Subject: Re: dhcpd(8) _cannot_ be completely disabled on an interface
To: David Laight <David.Laight@btinternet.com>
From: Dennis Ferguson <firstname.lastname@example.org>
Date: 01/08/2002 09:04:20
> > >> You need to know the incoming hardware the packet arrived on to
> > >> assign an address to the host, so I hope this is what IP_RECVIF is
> > >> telling you.
> > IP_RECVIF gets you the if_index value for the interface in question.
> > Mapping that to anything useful is up to the packet recipient.
> I remember these being discussed at one of the last XNET meetings I
> attanded. I couldn't then work out how if_index numbers helped you
> do anything useful :-)
> The guys from sun seemed to think they were vital though.
What you're supposed to have in addition to the index is a way to use
it to query for all the other state associated with the interface. Then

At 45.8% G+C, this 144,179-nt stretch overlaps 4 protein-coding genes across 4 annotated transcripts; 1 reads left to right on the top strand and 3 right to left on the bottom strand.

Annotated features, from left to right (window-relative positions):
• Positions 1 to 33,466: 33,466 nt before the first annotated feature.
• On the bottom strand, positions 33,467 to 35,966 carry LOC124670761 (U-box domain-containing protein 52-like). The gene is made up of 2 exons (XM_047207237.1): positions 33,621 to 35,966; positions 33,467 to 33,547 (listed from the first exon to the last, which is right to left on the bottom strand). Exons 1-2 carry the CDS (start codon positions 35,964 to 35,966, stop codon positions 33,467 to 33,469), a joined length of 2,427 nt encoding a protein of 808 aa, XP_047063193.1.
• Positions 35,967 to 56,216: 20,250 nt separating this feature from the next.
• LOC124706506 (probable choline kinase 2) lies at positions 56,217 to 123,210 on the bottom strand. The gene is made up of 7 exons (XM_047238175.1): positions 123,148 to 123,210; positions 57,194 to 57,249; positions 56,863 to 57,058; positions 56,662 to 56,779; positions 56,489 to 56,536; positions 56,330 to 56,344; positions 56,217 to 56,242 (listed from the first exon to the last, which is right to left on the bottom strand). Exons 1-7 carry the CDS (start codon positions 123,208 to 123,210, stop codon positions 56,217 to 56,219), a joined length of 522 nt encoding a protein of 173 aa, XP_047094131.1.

the index can become the canonical way for software to refer to an
interface, leaving the pretty ascii name for humans to use.
I use a kernel which has been modified to support really huge numbers
of interfaces, and I have difficulty imagining how one would do this
without the index. For example, how else would you specify a next hop
for a multicast route which needs to replicate the packet out 100 interfaces?
Using protocol addresses to identify interfaces unnecessarily requires that
all interfaces have addresses, and adds an equally unnecessary protocol
dependency to what is essentially a protocol-independent specification.
Long lists of variable-length ASCII interface names are a possibility, but
are really ugly to deal with compared to a nice, neat array of 100 small
The index is quite useful, but only if the rest of the infrastructure is
adjusted to make use of it.
> (I recall them being defined as 'small integers' - I always fancy random
> 32 bit ones myself (mathematically small!))
The reason you'd like the integer to remain 'small' (i.e. fairly densely
packed towards 0) is that it makes it possible to do a simple table lookup
to get from the integer to the stuff you need to know about an interface
to do an operation. Randomly-assigned 32-bit values would unnecessarily
require a fancier and more costly data structure to do the same operation.